Compounding the problem is that the state is bookended by two of the nation’s largest and most competitive banking markets: New York City to the north and Philadelphia to the south.

“Where we were, the shore, nobody lives there,” he said. “It was all second homes and stuff like that. It was all folks from Philly and New York coming down."

Kennedy added that the merger of the Pennsylvania and New Jersey credit union leagues could help raise the fortunes of some Garden State CUs. The Pennsylvania Credit Union Association and the New Jersey Credit Union League announced earlier this year they would merge and will operate under the name CrossState Credit Union Association once the deal is completed.

“My general thoughts are that the combo will create some economies of scale, which will most probably create the environment to make more of a difference,” he said.

In fact, NJCUL’s merger with PCUA has already brought additional opportunities to both parties, said Michael Wishnow, senior vice president of marketing and communications at the Pennsylvania Credit Union Association. One program that has been implemented in New Jersey by PCUA is compliance consultancy, which helps small and mid-sized credit unions to meet the requirements of complicated regulations and laws. PCUA also has a strong audit program that they hope to bring to New Jersey.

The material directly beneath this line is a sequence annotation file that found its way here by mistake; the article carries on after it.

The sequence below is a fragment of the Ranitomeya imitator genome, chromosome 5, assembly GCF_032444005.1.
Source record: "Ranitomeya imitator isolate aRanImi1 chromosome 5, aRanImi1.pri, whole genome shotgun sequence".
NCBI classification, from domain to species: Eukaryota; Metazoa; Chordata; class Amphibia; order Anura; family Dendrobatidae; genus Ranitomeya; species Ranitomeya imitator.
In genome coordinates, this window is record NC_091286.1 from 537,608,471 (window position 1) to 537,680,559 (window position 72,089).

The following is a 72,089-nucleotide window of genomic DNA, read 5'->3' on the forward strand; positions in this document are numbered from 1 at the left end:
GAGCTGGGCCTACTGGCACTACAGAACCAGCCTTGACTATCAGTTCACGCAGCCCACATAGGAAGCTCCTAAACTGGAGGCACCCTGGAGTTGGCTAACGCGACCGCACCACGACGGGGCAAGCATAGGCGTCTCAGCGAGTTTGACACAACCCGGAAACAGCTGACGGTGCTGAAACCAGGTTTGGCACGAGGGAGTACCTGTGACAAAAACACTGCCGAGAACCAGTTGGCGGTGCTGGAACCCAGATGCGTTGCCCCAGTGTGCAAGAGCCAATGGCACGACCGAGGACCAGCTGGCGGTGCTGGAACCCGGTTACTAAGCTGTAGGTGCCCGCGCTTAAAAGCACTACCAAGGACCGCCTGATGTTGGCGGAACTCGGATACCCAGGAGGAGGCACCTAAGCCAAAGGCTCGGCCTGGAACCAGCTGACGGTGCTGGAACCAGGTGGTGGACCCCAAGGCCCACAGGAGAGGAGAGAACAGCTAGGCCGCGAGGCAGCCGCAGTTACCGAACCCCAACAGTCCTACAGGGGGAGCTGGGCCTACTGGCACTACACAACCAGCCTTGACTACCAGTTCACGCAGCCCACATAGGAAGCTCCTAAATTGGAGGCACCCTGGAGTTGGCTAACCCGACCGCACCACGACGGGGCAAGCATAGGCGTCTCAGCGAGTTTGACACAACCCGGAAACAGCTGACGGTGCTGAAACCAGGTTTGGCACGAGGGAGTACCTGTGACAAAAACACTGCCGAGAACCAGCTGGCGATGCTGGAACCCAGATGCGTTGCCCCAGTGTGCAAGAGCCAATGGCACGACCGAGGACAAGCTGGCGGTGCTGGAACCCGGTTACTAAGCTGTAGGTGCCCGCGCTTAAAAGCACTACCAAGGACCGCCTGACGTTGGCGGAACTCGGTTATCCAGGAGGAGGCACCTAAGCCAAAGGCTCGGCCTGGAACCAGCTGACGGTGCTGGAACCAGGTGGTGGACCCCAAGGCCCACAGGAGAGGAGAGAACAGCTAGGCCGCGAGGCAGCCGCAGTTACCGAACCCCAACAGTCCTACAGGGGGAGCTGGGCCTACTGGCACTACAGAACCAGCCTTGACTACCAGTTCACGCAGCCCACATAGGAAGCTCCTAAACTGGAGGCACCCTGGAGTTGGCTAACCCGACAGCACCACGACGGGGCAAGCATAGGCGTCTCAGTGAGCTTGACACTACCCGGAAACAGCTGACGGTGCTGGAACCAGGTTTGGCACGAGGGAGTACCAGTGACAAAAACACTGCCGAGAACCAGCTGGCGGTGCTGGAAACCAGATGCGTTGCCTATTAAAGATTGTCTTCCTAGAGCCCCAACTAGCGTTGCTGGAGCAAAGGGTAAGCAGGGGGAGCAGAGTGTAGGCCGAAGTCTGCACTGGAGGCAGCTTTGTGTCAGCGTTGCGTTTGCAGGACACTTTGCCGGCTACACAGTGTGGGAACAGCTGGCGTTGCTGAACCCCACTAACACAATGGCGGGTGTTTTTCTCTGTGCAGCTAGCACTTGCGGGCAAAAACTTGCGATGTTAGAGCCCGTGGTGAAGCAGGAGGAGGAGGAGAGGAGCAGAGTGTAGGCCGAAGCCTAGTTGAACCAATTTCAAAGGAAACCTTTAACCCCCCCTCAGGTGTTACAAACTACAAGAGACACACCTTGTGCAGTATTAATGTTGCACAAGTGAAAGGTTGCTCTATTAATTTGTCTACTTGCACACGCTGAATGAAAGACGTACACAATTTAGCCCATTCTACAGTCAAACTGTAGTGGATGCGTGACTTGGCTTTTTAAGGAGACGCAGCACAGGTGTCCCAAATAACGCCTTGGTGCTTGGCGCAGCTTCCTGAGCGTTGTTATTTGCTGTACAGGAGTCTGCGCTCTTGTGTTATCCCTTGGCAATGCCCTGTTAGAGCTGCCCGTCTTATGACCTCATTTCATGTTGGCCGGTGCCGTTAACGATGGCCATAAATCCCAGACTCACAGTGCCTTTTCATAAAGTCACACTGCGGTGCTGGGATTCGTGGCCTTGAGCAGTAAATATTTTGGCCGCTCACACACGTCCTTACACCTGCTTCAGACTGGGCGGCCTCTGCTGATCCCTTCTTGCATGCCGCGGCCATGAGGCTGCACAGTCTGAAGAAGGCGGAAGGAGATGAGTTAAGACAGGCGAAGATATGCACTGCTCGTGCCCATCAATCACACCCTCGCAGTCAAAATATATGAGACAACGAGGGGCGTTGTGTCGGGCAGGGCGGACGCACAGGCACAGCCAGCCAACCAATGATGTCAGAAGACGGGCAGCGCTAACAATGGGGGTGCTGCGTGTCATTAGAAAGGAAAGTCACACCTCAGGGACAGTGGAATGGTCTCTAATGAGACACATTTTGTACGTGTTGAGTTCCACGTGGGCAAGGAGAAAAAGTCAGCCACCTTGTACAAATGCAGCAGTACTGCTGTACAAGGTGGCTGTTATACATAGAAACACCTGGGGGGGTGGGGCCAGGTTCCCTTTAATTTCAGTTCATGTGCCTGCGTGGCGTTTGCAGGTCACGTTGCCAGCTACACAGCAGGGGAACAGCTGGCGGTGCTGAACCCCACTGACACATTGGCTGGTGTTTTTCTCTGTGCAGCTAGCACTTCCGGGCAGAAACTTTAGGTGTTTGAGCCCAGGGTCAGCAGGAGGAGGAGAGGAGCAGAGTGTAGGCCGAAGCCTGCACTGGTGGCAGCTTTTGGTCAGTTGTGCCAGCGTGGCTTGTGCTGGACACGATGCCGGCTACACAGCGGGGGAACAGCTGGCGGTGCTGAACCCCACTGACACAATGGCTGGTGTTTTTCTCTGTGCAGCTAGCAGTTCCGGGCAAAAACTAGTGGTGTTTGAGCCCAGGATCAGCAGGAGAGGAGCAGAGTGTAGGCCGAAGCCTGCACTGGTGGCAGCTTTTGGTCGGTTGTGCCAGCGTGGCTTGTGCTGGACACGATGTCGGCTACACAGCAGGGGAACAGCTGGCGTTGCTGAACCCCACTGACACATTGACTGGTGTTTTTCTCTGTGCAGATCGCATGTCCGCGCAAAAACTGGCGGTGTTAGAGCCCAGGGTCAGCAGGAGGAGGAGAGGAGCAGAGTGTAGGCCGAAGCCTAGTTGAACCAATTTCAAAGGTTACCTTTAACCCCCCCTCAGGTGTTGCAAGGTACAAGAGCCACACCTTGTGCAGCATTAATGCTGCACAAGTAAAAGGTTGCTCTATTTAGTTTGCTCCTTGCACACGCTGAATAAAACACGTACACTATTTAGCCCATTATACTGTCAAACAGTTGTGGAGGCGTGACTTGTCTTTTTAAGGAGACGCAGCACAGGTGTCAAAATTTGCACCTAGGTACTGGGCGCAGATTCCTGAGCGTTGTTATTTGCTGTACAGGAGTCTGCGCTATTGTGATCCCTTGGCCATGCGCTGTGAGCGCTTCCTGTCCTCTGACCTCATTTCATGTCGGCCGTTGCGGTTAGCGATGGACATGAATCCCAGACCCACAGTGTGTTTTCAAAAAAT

That said, the NCUA’s data can be somewhat misleading, especially for a state home to many smaller institutions, Wishnow said.

As of June 30, only two credit unions in New Jersey — Affinity Federal Credit Union and Merck Employees Federal Credit Union — were above the $1 billion mark in assets, according to data by iBanknet Financial Reports Center.

“When you have a lot of small credit unions, the median sometimes can make the picture look a bit worse than it otherwise would be,” Wishnow said. “Pennsylvania, New Jersey or throughout the country, credit unions above about $500 million are doing pretty well. If below $50 million, it really is an uphill battle.”

Still, New Jersey credit unions can leverage strategies such as consolidation and remarketing to grow, said Jeffrey Marsico, executive vice president of the Kafafian Group, a consulting firm in Bethlehem, Pa. A smaller credit union merging into a larger entity would help give it “more resources to attract employees and money to spend on technology,” he added.

To solidify market penetration, credit unions also need to upgrade their marketing approach. For financial institutions, the basic product set has not changed dramatically from services such as savings accounts, certificates of deposit, and auto and home loans, Marsico said.

However, the distribution of those products and the technology embedded in them continue to evolve. One such example is remarketing, which means sending targeting ads to consumers’ social media networks based on their previous internet actions tracked by cookies in their phones or laptops.

“Remarketing allows customers to see a compelling offer from your financial institution in their social media stream,” Marsico said. “Many large institutions have already employed this strategy, and credit unions need to lever a more sophisticated marketing approach to get members to be aware of what they can offer.”

Aaron Passman contributed to this report.